Partridge et al [78] found a small to moderate significant between-group effect on participants weight (d=0.26, P<0.1) and body mass index (BMI; d=0.19, P<.05) when using both the TXT2BFiT mobile app alongside SMS text messaging. Within-group effects of SMS text messaging and psychoeducation had an insignificant effect on weight but a significant small to moderate sized effect on BMI (weight: d=0.02, BMI: d=0.12, P<.05). These results were taken 3 months post study.

    Smoking Cessation

    Abroms et al [53] used SMS text messaging as an intervention and found a small within-group effect on smoking cessation immediately posttest (d=0.12).

    Abroms et al [54] used SMS text messaging as an intervention and found that over 6 months, biochemically confirmed abstinence favored this intervention over the control group. This study did not give enough statistically significant data to report the effect size of the intervention. Hertzberg et al [60] found that their mobile Contingency Management (mCM) app gave results of being a useful adjunctive smoking cessation treatment. However, there was no statistical significance between the intervention and control group.

    As may be apparent, the papers that evaluated the efficacy of particular mHealth interventions on physical health affected by life style changes (ie, weight management, smoking cessation, and regular medication adherence) could also be inclusive of the succeeding mental health issues. All three above topics could be attributed to addiction, behavioral and cognitive distortion; however they were reviewed separately due to the analysis of somatic consequences of nonadherence to intervention.

    Efficacy, Usability, and Feasibility

    Of the 27 papers reviewed, 5 did not report the usability and the feasibility of the mHealth intervention they used [58,62,65,71,73].

    Five of the inclusive studies evaluated the effectiveness of SMS text messaging as a mHealth intervention. Park et al [56] found that both of their experimental groups reported high satisfaction with the texting intervention. The majority of participants stated that they “strongly believed“ that the texts assisted with medication adherence. Around 88.6% agreed that SMS text messaging was a convenient and easy to use method. Partridge et al [78] found that over half of their participants (53.7%) replied to at least half of their SMS text messages. From the 110 participants, 100 (90.9%) self-reported that the SMS method, alongside the use of the app, was effective, and they utilized the texts to improve their physical health. The feedback from participants who used the Quit4baby app [53] suggested that 88% of participants were satisfied with the amount of SMS messages they received. In the study carried out by Abroms et al [54], when intervention engagement was assessed, it was found that 85.1% of participants communicated at least once. Those who messaged at least once had an average of 28.47 (SD=25.81) interactions.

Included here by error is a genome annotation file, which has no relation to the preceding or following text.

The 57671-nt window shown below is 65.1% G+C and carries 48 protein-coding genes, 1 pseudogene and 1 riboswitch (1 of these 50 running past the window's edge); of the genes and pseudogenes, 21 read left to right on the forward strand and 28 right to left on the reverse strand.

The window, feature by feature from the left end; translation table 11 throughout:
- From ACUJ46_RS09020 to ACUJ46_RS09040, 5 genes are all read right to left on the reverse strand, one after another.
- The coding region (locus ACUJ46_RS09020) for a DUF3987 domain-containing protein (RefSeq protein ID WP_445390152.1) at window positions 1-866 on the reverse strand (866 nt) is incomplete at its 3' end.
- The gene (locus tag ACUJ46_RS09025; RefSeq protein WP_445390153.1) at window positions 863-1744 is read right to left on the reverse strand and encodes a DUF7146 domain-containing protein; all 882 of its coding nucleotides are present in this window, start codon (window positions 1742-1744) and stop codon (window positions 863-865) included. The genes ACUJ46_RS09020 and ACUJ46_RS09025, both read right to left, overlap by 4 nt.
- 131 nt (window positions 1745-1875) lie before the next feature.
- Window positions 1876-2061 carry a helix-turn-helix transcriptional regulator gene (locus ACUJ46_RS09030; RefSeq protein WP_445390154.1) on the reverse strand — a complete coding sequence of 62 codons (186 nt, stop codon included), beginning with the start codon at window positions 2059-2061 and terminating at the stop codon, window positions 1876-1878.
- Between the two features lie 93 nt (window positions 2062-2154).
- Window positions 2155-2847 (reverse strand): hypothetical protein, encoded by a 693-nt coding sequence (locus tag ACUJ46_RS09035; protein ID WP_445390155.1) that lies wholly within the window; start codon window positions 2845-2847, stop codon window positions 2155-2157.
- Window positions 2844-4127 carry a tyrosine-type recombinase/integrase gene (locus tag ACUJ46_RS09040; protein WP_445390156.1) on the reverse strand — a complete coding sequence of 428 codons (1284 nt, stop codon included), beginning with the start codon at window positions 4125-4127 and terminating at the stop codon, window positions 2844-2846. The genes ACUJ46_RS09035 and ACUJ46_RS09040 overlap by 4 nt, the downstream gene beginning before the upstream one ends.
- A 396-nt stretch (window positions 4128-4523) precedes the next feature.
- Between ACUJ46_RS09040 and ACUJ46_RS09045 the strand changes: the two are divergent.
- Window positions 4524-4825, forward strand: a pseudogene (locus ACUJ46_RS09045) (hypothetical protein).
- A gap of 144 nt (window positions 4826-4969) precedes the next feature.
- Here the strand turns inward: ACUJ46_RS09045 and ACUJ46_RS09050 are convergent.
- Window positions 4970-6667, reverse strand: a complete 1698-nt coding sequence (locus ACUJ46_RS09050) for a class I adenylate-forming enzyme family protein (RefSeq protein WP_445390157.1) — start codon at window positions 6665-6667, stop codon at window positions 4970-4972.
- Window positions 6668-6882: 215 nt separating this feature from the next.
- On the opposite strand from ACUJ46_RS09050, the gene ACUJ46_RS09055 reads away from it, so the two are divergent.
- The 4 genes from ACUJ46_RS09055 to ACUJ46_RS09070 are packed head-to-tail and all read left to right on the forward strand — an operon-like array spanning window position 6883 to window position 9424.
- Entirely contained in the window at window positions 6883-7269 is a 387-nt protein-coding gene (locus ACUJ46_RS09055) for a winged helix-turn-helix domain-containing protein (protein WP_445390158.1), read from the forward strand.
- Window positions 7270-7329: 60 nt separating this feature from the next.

Approximately 17 of the papers used mobile apps as their preferred method of mHealth intervention. In reference to feasibility of the mHealth intervention as treatment, the majority of the papers gave positive results and received satisfactory feedback. Pham et al [76] received response from 100% of their sample, stating that the app Flowy was a useful intervention for anxiety attacks. The FORA device [63] was evaluated by participants using the Likert scale (1=strongly disagree to 5=strongly agree). Results show that participants found the app easy to use from home (4.8/5), and it was useful for medication and health management (4.3/5). This same study provided such relevant data that physicians were able to use the information it provided and make medication alterations and remain assured that medication adherence had improved. Seven changes in the medication of 5 patients were made for participants in the control group. ALICE [64] improved the medication adherence of over half the participants in the intervention group (59%). In 1 study [57], female participants deemed the app to be more useful than their male counterparts.

    One study focused solely on the benefits mobile phone apps can have on psychoeducation [55]. Their study provided results showing that their app, which aimed to provide women with higher levels of information regarding cervical cancer screening, yielded a significant effect on psychoeducation (d=1.4, P<.001).

    McGillicuddy et al [63] reported a high overall satisfaction rate with the app, providing an average score of 4.8/5 points on the Likert scale. Only 1 participant of Hidalgo-Mazzei et al’s [75] study disagreed with the utility of their app intervention; 82% agreed it would be pertinent for the self-management of their conditions.

    Most of the articles had a high retention rate. For example, Glynn et al [60] had an 86% completion rate from participants.

    Engagement varied across the studies. Kinderman et al [68] had a sample of 285 participants. They found that 65% of their sample used the app once (n=186), 17% used it twice (n=49), and only 7% completed three entries into their CBT, self-guided journal (n=21). Harries et al [61] found that participants opened and utilized the app (on average) 3.9 times per day (median=3.5, SD=2.6). Of the 36 participants that Ly et al [77] included in their study, only 16 adhered to the intervention for the full time span of 6 weeks. Hidalgo-Mazzei et al [75] gained and retained a high level of engagement from participants from the very start. After the first month of use, 46 participants (94%) continued to use the app, 40 did so at 2 months (82%), and 36 continued at 3 months (74%).